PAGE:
This program is not ideal, but would in fact provide free or nearly free care up to 130% of the poverty level and substantial (between 50 and 75%) savings for people well into upper middle class incomes.
    In the end, about 12-15 million people would be added to Medicaid roles and another 20 million uninsured would receive substantial subsidies putting them in much better positions than today.
    Could be better, but for those 30-35 million people it will be much better than now.

  8. Pat–
    I wasn’t knocking the subsidies under the recon bill. I see them as an improvmement on the Senate bill.
    But we still don’t know waht isnurance will cost in 2014–this is why I think the subsidies may have to be raised.
    That said, you make a good point that the family of four earning $22,000 up to $29,000 would be eligible for Medicaid.
    But even under reform,it will be very hard for Medicaid patients to find specialist care (because specialists who care for (poor) Medicaid patients will continue to be paid 30% less than specialists who care for (older ) Medicare patients.
    I would be much happier to see all Medicaid patients folded into Medicare (with Medicare fees paid to hospitals and docs.)
    Right now, Medicaid patients get sub-par care.
    You are entirely correct that 250% of the poverty level for a family of four — at which point the responsibility for significant payments would kick in — is $55,125, well over the median household income in the US.
    And as you point out, ” even with the somewhat less than ideal subsidies at income levels between 250% and 400% of poverty there would be very substantial reductions of maximum insurance payments and maximum total out of pocket in the range of about half of existing payments and risk.”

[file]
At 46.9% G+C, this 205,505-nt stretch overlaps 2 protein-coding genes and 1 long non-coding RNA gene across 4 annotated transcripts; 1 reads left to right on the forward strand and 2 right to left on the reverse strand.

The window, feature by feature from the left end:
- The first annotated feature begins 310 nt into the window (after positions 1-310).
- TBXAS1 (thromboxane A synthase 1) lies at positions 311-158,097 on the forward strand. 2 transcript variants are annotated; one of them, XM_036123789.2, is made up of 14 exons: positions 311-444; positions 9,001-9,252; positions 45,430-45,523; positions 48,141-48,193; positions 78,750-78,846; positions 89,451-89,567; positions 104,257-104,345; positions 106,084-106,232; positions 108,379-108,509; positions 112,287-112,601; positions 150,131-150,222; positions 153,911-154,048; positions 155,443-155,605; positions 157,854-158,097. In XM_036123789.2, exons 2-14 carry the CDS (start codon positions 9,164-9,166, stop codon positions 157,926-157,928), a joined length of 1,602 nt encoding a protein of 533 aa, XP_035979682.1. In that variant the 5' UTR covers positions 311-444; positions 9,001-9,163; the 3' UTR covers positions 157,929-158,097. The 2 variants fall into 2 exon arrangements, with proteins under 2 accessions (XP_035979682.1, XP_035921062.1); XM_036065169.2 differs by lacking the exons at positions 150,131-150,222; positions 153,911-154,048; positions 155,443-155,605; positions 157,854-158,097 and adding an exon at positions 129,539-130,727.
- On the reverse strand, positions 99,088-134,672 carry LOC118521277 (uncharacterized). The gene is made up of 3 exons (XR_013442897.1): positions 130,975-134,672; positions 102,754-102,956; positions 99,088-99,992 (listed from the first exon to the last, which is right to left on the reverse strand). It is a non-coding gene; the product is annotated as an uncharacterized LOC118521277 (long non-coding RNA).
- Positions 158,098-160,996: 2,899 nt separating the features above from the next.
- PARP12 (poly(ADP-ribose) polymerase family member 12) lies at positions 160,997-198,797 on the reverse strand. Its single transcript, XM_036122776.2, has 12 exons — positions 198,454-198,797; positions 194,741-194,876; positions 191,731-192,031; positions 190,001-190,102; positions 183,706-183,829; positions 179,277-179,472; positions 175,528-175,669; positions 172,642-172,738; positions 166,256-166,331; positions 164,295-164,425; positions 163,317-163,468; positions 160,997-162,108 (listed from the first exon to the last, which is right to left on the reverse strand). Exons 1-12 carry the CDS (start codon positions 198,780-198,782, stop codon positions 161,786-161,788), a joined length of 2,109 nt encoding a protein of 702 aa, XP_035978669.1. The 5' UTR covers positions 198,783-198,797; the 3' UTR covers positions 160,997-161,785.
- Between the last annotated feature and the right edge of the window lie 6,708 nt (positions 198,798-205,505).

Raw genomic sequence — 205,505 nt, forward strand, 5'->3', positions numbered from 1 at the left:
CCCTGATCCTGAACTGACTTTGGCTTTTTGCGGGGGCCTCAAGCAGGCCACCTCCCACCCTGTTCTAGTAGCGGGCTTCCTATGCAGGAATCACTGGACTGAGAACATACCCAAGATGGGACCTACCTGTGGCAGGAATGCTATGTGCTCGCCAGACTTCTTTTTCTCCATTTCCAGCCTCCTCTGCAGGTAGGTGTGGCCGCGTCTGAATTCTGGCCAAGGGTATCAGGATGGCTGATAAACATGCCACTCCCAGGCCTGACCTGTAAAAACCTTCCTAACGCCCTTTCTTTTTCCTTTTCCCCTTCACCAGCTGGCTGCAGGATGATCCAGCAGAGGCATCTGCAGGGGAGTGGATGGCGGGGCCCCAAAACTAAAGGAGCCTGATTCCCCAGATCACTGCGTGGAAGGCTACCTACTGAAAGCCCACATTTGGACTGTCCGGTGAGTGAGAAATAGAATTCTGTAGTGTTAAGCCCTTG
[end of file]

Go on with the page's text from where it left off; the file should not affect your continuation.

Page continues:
As you note: “This program is not ideal, but would in fact provide free or nearly free care up to 130% of the poverty level and substantial (between 50 and 75%) savings for people well into upper middle class incomes.”
    I agree on all of these points. I think that, by and large, the reconciliation bill makes premiums affordable for low-income and middle-income to upper-middle-come customers.
    But I do think the penalties for those who choose not to buy HC insurance are too low. Unless we raise them these subsidies will not be high enough make insurance affordable for middle-aged and older (55 to 65 year old Americans.)

  9. Maggie:
    I agree with you that the subsidies make the premiums more affordable.
    With more affordable insurance, the newly insured would have the opportunity to utilize more benefits that heretofore were unaffordable.
    Wouldn’t that ability to access more benefits increase the premiums more rapidly in the short run than under the present environment?
    Don Levit

  10. Maggie —